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Texas State sophomore performance major Andrew Vineski takes notes, Friday, Sept. 11, 2020, at Mochas & Javas.

During a pandemic-filled summer in San Marcos, business owners could recognize pin drops as they either reminisced about an earsplitting but satisfying student presence or unwillingly taped signs to their doors indicating temporary closure.

Now, just a mini-exercise program away from Texas State, at Mochas & Javas, the familiar view of students hovered over textbooks and laptops has returned. Iced coffees and pastries remain a go-to, now with a side of face masks and social distancing.

“Whether our guests are passing through to get caffeinated or making themselves comfortable to Zoom into their class, our locations have been quite lively,” said Grace Mills, Mochas & Javas marketing director. “Nowhere near as lively as a typical fall semester, but we are slowly but surely seeing increases.”

In addition to operating at 50% capacity, Mochas & Javas is taking precautions to ensure the safety of its customers and employees.

Half of our tables are unavailable for seating to maintain safe distances between customers,” Mills said. “Our self-service bar is also unavailable and everything beverage and food-related is happening behind the counter to ensure no cross-contamination.”

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Texas State students Samantha Hollier (left), Noemi Jimenez (center) and Maddie Odajima (right) read and discuss verses from the book of Bible, Friday, September 11, 2020, in the Mochas & Javas café. Rasika Gasti 

Not all students have returned to San Marcos for the fall semester, but Daniel Palomo, manager at Vitality Bowls, says business has definitely increased since the summer when the city felt like a ghost town.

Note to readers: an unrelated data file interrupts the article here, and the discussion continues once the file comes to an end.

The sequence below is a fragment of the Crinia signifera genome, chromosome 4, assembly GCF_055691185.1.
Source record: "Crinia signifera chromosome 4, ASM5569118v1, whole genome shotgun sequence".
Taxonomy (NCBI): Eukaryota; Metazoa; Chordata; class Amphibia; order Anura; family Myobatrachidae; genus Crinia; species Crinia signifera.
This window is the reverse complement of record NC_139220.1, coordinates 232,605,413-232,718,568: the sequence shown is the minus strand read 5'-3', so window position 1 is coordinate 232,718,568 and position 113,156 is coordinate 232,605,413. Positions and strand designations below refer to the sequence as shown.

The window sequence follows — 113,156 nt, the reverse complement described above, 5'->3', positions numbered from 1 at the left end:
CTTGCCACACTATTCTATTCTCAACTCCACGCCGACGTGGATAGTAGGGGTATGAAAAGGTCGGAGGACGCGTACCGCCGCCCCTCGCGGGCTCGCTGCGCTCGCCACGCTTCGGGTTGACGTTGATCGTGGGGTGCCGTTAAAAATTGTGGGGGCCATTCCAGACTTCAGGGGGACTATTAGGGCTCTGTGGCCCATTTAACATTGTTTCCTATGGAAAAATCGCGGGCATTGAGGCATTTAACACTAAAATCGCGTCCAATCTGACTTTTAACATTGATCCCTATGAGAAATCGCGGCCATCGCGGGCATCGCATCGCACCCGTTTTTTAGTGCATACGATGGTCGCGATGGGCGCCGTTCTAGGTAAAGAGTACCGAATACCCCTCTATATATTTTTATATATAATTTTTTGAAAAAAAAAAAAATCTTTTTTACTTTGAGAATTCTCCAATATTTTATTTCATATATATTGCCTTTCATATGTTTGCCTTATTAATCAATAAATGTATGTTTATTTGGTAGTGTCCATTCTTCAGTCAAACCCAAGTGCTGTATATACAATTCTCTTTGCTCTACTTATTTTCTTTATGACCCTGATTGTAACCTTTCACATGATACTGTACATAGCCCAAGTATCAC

“I’ve never seen San Marcos like that,” Palomo said. “I’m not like a super long time resident, but it was like a scene from ‘The Walking Dead’ walking through campus and downtown San Marcos during the summer.”

While the city’s ambiance has yet to fully return to what it was pre-pandemic, Palomo says things are beginning to look positive now that students have returned. Vitality Bowls’ mission is to help people understand the importance of maintaining their health, especially in a pandemic. Palomo says Vitality Bowls is happy to once again put that mission into action, even if it is only through to-go orders and the restaurant’s open outdoor patio.

“We just want people to be healthy, and be safe, and be mindful of where you put your body and what you put into it,” Palomo said.

While the return of students may have increased the demand for restaurant service, some businesses have been occupied in other ways.

The popular purple house known as Tantra Coffeehouse has not brewed coffee since March, back when Texas State implemented remote learning and the coffeehouse had to close its doors in compliance with the state’s orders.